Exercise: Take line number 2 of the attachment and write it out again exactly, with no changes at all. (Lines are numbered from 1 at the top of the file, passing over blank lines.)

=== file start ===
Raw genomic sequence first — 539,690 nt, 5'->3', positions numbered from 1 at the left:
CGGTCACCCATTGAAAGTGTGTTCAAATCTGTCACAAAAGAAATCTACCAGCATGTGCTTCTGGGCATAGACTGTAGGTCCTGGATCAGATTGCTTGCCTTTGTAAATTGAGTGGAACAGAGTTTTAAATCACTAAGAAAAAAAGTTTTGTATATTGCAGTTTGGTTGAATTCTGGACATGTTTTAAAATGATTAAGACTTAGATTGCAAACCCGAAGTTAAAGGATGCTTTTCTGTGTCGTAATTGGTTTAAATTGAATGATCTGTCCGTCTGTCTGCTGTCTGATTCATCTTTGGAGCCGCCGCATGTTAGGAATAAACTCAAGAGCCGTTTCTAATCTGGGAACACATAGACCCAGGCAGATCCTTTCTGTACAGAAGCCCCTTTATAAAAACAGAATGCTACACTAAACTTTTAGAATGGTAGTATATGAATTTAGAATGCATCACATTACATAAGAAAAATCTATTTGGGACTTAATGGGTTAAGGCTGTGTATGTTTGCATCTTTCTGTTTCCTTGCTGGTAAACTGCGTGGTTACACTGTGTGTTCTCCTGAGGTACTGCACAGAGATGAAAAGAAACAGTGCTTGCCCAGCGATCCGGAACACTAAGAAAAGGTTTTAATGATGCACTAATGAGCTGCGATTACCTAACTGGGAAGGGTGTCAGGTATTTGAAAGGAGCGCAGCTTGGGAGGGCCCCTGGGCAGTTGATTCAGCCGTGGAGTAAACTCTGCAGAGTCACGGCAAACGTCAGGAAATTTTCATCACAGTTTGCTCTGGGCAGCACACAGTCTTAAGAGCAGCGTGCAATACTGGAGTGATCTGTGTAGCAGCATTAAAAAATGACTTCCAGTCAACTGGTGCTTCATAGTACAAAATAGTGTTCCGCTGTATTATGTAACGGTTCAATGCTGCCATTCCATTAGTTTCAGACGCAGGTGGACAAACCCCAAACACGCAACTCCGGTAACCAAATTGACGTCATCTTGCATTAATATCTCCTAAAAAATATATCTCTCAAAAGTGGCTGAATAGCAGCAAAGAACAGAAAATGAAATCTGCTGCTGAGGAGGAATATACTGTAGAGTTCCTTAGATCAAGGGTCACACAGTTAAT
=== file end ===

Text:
CGGTCACCCATTGAAAGTGTGTTCAAATCTGTCACAAAAGAAATCTACCAGCATGTGCTTCTGGGCATAGACTGTAGGTCCTGGATCAGATTGCTTGCCTTTGTAAATTGAGTGGAACAGAGTTTTAAATCACTAAGAAAAAAAGTTTTGTATATTGCAGTTTGGTTGAATTCTGGACATGTTTTAAAATGATTAAGACTTAGATTGCAAACCCGAAGTTAAAGGATGCTTTTCTGTGTCGTAATTGGTTTAAATTGAATGATCTGTCCGTCTGTCTGCTGTCTGATTCATCTTTGGAGCCGCCGCATGTTAGGAATAAACTCAAGAGCCGTTTCTAATCTGGGAACACATAGACCCAGGCAGATCCTTTCTGTACAGAAGCCCCTTTATAAAAACAGAATGCTACACTAAACTTTTAGAATGGTAGTATATGAATTTAGAATGCATCACATTACATAAGAAAAATCTATTTGGGACTTAATGGGTTAAGGCTGTGTATGTTTGCATCTTTCTGTTTCCTTGCTGGTAAACTGCGTGGTTACACTGTGTGTTCTCCTGAGGTACTGCACAGAGATGAAAAGAAACAGTGCTTGCCCAGCGATCCGGAACACTAAGAAAAGGTTTTAATGATGCACTAATGAGCTGCGATTACCTAACTGGGAAGGGTGTCAGGTATTTGAAAGGAGCGCAGCTTGGGAGGGCCCCTGGGCAGTTGATTCAGCCGTGGAGTAAACTCTGCAGAGTCACGGCAAACGTCAGGAAATTTTCATCACAGTTTGCTCTGGGCAGCACACAGTCTTAAGAGCAGCGTGCAATACTGGAGTGATCTGTGTAGCAGCATTAAAAAATGACTTCCAGTCAACTGGTGCTTCATAGTACAAAATAGTGTTCCGCTGTATTATGTAACGGTTCAATGCTGCCATTCCATTAGTTTCAGACGCAGGTGGACAAACCCCAAACACGCAACTCCGGTAACCAAATTGACGTCATCTTGCATTAATATCTCCTAAAAAATATATCTCTCAAAAGTGGCTGAATAGCAGCAAAGAACAGAAAATGAAATCTGCTGCTGAGGAGGAATATACTGTAGAGTTCCTTAGATCAAGGGTCACACAGTTAAT